Emotional-focused coping is a style of stress management that relies on maintaining a state of mind that will promote positive emotions. Emotional-focused coping tends to place an emphasis on managing our thought life, with the payoff of emotional balance. Consequently, negative emotions that typically would be brought about in more stressful situations are reduced.
Emotional-focused coping strategies are needed because challenges frequently arise in life that are long-term. These strategies allow us the psychological capacity to face long-term stress. Emotion-focused coping promotes emotional endurance that is needed when problem resolution cannot immediately be reached.
Philippians 4:8 points us to a spiritual key to building this type of emotional “reservoir”:
“Finally, brethren, whatever is true, whatever is honorable, whatever is right, whatever is pure, whatever is lovely, whatever is of good repute, if there is any excellence and if anything worthy of praise, dwell on these things.”
What we choose to dwell on influences our emotional capacity in all circumstances. When this spiritual focus is developed, the way we perceive (even in the most negative circumstances), allows us to remain hopeful and emotionally balanced. What we choose to put into our minds, becomes part of the emotion-focused coping style.
Individuals who are building coping with stress in this way frequently examine the type of information entering their minds. Conversations, media, books and anything in the environment support or detract from an optimistic focus. The spiritual root of this optimism rests on faith. However, it also involves an active lifestyle that promotes exposure to what is good and pure. Therefore, activities like prayer, meditation on God’s word, staying physically healthy, and regular involvement in a positive Christian faith community become important elements of the emotional-focused coping style.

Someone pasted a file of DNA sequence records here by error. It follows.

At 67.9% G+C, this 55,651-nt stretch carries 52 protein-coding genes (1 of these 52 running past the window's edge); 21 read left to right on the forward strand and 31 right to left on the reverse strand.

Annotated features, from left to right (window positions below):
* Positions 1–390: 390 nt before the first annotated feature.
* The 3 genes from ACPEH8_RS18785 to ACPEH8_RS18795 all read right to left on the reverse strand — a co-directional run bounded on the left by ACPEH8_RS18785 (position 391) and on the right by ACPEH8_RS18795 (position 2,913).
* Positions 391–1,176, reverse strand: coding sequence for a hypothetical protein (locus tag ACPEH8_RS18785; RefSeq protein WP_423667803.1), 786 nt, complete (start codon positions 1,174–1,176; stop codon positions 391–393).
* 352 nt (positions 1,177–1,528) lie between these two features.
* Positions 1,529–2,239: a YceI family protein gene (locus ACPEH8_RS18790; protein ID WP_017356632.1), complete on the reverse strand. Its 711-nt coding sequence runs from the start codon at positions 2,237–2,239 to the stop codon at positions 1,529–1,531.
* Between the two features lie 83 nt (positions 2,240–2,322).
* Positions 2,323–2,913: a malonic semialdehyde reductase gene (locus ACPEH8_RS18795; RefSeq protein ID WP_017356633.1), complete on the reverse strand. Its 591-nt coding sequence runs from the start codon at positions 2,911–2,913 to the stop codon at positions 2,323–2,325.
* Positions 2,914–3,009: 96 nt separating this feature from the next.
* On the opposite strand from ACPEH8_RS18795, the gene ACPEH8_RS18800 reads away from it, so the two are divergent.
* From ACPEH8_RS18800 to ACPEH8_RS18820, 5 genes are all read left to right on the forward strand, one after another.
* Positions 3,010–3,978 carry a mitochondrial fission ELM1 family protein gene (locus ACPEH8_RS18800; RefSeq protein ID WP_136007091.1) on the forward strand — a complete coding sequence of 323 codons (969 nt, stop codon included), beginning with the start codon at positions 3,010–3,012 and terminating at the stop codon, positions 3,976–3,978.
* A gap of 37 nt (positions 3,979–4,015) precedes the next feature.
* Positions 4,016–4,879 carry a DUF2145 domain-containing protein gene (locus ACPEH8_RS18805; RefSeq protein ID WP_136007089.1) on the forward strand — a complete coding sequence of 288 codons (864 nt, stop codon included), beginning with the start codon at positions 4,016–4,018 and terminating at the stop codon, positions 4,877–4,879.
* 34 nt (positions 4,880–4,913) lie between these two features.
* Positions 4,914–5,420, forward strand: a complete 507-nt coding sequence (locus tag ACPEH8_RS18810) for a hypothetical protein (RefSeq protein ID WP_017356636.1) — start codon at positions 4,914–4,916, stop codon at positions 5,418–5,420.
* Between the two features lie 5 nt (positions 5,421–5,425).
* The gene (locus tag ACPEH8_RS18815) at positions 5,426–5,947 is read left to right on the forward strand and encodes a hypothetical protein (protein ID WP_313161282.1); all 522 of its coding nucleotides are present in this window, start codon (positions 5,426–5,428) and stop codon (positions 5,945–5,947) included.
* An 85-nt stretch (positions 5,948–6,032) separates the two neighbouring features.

From the survey above, we hope that you can get a quick sense of your stress-management style. Problem and Emotion-focused habits build resistance to common emotional problems like depression, anxiety and addictive behaviors. Avoidant styles of coping are a sign that you are prone to stress induced emotional and physical health problems.
If you concerned about your habit of stress management, the good news is that change is possible! With the proper support, anyone can develop a new habit of stress management.
Developing a new approach to managing stress can begin today! At Christian Counseling Associates, we provide an excellent stress management program which includes assessments and tools that will help you build a new approach to life challenges. This program is very helpful for those seeking to improve emotional balance, leaders in high-stress situations, or organizational groups seeking to create a more positive environment. Ready to transform your approach to managing stress? Call us at 724-396-1510 and begin the journey today!
Holahan, C., & Moos, R. (1987). Personal and contextual determinants of coping strategies. Journal of Personality and Social Psychology, 52, 946–955.
Life Application Bible, New American Standard Bible (2007) Philippians 4:4 – 8. Illinois, Tyndale Publishers.
Seligman, M. E. (1994). What you can change and what you can’t. New York: Knopf.